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Clojars Project

Lacinia Manual | Lacinia Tutorial | API Documentation

This library is a full implementation of Facebook's GraphQL specification.

Lacinia should be viewed as roughly analogous to the official reference JavaScript implementation. In other words, it is a backend-agnostic GraphQL query execution engine. Lacinia is not an Object Relational Mapper ... it's simply the implementation of a contract sitting between the GraphQL client and your data.

Lacinia features:

  • An EDN-based schema language.

  • High performance parser for GraphQL queries, built on Antlr4.

  • Efficient and asynchronous query execution.

  • Full support for GraphQL types, interfaces, unions, enums, input objects, and custom scalars.

  • Full support for GraphQL subscriptions.

  • Full support of inline and named query fragments.

  • Full support for GraphQL Schema Introspection.

Lacinia has been developed with a set of core philosophies:

  • Prefer data over macros and other tricks. Compose your schema in whatever mix of data and code works for you.

  • Embrace Clojure: Use EDN data, keywords, functions, and persistent data structures.

  • Keep it simple: You provide the schema and a handful of functions to resolve data, and Lacinia does the rest.

  • Do the right thing: apply reasonable defaults without a lot of "magic".

This library can be plugged into any Clojure HTTP pipeline. The companion library lacinia-pedestal provides full HTTP support, including GraphQL subscriptions, for Pedestal.

An externally developed library, duct-lacinia, provides similar capability for Duct.

Getting Started

For more detailed documentation, read the manual.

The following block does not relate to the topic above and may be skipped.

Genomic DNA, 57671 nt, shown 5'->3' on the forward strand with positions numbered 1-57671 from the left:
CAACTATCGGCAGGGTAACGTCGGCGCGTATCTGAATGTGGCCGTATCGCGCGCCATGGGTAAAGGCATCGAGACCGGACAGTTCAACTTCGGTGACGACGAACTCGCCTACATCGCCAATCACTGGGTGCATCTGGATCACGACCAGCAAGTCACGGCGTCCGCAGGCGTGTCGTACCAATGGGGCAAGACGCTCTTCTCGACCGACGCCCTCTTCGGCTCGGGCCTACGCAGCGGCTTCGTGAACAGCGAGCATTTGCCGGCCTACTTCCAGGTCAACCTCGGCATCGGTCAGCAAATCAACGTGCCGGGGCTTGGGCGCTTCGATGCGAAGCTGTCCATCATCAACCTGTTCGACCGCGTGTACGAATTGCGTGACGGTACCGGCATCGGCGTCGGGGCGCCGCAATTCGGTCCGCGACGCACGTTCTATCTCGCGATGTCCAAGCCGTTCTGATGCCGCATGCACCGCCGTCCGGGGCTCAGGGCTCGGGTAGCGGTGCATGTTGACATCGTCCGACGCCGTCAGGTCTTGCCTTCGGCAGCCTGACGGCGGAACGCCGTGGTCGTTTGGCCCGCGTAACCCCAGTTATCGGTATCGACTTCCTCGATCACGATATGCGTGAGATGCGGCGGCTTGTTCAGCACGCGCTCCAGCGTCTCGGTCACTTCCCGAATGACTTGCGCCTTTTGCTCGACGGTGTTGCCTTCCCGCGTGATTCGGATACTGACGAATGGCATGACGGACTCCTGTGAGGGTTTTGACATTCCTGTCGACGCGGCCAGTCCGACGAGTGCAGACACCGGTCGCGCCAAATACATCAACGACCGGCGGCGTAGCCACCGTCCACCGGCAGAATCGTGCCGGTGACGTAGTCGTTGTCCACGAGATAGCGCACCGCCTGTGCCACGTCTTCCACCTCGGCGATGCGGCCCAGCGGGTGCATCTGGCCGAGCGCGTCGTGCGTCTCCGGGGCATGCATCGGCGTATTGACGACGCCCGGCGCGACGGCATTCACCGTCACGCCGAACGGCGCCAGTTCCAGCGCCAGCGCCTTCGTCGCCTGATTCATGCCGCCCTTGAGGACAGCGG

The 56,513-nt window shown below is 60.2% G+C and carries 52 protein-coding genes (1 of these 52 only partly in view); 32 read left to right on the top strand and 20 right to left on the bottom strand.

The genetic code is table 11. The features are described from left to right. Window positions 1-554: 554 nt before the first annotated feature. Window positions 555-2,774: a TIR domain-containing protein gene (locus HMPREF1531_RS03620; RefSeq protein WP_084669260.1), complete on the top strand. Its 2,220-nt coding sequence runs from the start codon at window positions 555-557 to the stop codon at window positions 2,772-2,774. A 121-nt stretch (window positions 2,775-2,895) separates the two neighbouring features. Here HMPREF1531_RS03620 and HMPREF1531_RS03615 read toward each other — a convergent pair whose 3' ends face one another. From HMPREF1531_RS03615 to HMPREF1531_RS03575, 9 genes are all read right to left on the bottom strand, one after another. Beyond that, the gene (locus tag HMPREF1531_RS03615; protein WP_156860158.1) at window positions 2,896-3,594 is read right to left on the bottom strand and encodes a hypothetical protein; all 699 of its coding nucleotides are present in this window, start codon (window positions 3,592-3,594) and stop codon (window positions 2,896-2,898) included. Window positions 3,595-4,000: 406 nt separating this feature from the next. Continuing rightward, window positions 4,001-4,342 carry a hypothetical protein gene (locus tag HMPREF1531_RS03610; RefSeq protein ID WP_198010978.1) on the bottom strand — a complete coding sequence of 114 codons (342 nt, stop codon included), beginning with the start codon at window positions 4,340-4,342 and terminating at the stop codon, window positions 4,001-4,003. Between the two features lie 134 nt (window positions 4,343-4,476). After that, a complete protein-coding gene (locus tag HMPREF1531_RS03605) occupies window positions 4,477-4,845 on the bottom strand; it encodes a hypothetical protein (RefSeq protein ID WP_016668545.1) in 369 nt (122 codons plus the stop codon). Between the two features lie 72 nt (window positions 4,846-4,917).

GraphQL starts with a schema definition of exposed types.

A schema starts as an EDN file; the example below demonstrates a small subset of the available options:

  {:description "The episodes of the original Star Wars trilogy."
   :values [:NEWHOPE :EMPIRE :JEDI]}}

  {:fields {:primary_functions {:type (list String)}
            :id {:type Int}
            :name {:type String}
            :appears_in {:type (list :episode)}}}

  {:fields {:id {:type Int}
            :name {:type String}
            :home_planet {:type String}
            :appears_in {:type (list :episode)}}}}

 {:hero {:type (non-null :human)
         :args {:episode {:type :episode}}
         :resolve :get-hero}
  :droid {:type :droid
          :args {:id {:type String :default-value "2001"}}
          :resolve :get-droid}}}

A schema alone describes what data is available to clients, but doesn't identify where the data comes from; that's the job of a field resolver, provided by the :resolve key inside fields such as the :hero and :droid query.

The values here, :get-hero and :get-droid, are placeholders; the startup code of the application will use com.walmartlabs.lacinia.util/attach-resolvers to attach the actual field resolver function.

A field resolver is just a function which is passed the application context, a map of arguments values, and a resolved value from a parent field. The field resolver returns a value. If it's a scalar type, it should return a value that conforms to the defined type in the schema. If not, it's a type error.

The field resolver is totally responsible for obtaining the data from whatever external store you use: whether it is a database, a web service, or something else.